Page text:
Endometriosis epidemiology and demographics

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Editor-In-Chief: C. Michael Gibson, M.S., M.D. [1]; Associate Editor(s)-in-Chief: Aravind Kuchkuntla, M.B.B.S[2]

Overview

Endometriosis affects approximately 11,000 per 100,000 females of reproductive age. Endometriosis is more common in the Caucasian population than the African American population. Endometriosis accounts for the majority of patients with chronic pelvic pain and infertility.

Epidemiology and Demographics

  • Epidemiological data for endometriosis is scarce due to the following reasons:[1]
    • Endometriosis includes a wide spectrum of symptoms and pathologic findings.
    • Endometriosis is asymptomatic in the early stages and a diagnosis is usually made for the first time as a part of infertility work up.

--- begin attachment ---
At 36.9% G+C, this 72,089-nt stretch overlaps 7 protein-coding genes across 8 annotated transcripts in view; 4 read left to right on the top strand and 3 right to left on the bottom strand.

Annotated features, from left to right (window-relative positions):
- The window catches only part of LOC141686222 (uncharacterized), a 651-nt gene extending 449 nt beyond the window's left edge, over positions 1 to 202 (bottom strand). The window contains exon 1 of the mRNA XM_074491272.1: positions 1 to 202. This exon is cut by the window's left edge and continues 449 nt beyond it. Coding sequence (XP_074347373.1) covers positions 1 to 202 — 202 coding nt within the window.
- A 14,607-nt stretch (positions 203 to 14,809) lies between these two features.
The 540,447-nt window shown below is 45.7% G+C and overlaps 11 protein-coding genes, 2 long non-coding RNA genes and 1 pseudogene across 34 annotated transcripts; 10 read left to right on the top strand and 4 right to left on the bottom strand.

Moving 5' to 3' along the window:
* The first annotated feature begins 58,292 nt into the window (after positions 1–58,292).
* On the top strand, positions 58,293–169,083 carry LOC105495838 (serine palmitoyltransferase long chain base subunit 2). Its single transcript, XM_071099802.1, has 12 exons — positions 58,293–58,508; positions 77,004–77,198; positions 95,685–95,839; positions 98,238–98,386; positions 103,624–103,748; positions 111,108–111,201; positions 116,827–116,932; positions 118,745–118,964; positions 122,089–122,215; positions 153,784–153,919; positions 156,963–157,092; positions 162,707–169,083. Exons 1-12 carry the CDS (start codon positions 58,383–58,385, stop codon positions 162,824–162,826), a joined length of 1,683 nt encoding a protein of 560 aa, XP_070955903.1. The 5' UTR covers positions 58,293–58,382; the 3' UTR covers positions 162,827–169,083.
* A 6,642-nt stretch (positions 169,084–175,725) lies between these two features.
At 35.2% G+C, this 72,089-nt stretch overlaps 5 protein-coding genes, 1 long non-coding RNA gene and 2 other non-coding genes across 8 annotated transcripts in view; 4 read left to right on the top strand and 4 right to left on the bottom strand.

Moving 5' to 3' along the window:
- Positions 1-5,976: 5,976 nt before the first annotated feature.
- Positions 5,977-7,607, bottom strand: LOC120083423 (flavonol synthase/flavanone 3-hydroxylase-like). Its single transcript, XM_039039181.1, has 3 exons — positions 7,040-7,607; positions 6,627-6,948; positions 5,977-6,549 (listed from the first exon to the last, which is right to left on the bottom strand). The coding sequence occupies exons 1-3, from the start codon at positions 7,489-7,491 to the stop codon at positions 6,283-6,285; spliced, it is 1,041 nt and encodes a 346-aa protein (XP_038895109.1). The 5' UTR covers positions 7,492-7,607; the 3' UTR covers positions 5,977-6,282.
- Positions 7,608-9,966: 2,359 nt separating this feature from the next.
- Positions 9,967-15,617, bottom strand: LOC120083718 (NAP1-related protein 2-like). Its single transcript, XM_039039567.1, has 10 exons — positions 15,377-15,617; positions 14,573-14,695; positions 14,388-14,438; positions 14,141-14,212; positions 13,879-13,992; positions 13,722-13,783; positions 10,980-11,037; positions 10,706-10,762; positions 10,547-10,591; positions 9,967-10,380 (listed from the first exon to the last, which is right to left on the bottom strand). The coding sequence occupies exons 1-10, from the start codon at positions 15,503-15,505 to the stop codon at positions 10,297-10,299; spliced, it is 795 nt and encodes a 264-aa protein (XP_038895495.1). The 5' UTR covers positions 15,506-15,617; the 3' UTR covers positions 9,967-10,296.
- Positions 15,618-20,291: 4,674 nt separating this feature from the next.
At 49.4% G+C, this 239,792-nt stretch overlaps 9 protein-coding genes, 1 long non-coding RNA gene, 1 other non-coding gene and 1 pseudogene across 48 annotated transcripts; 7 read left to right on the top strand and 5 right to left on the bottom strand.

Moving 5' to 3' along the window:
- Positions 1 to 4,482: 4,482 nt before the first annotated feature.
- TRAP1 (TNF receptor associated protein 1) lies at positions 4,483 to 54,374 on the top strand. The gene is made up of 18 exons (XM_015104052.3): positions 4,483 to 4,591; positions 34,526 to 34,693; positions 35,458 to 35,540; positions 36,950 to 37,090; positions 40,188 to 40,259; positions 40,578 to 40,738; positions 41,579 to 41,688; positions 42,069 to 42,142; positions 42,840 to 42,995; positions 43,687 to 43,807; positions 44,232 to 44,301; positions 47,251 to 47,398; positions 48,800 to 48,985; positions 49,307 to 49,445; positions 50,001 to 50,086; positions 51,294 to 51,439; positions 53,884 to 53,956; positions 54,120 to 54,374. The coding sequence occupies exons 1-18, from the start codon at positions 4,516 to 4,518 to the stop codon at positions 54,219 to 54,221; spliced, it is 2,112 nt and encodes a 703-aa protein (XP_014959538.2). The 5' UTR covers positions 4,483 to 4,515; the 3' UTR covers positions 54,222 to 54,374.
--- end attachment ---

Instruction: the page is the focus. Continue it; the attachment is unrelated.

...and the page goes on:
Prevalence

Race

  • Endometriosis is more common in the Caucasian population than the African American population.[1]

Age

  • Endometriosis is a condition affecting women in the reproductive age group (usually between 15 and 45 years of age).

Gender

References

  1. 1.0 1.1 Cramer DW, Missmer SA (2002). "The epidemiology of endometriosis". Ann N Y Acad Sci. 955: 11–22, discussion 34-6, 396–406. PMID 11949940.
  2. Buck Louis, Germaine M.; Hediger, Mary L.; Peterson, C. Matthew; Croughan, Mary; Sundaram, Rajeshwari; Stanford, Joseph; Chen, Zhen; Fujimoto, Victor Y.; Varner, Michael W.; Trumble, Ann; Giudice, Linda C. (2011). "Incidence of endometriosis by study population and diagnostic method: the ENDO study". Fertility and Sterility. 96 (2): 360–365. doi:10.1016/j.fertnstert.2011.05.087. ISSN 0015-0282.
  3. McDonald JS (2001). "Diagnosis and treatment issues of chronic pelvic pain". World J Urol. 19 (3): 200–7. PMID 11469608.

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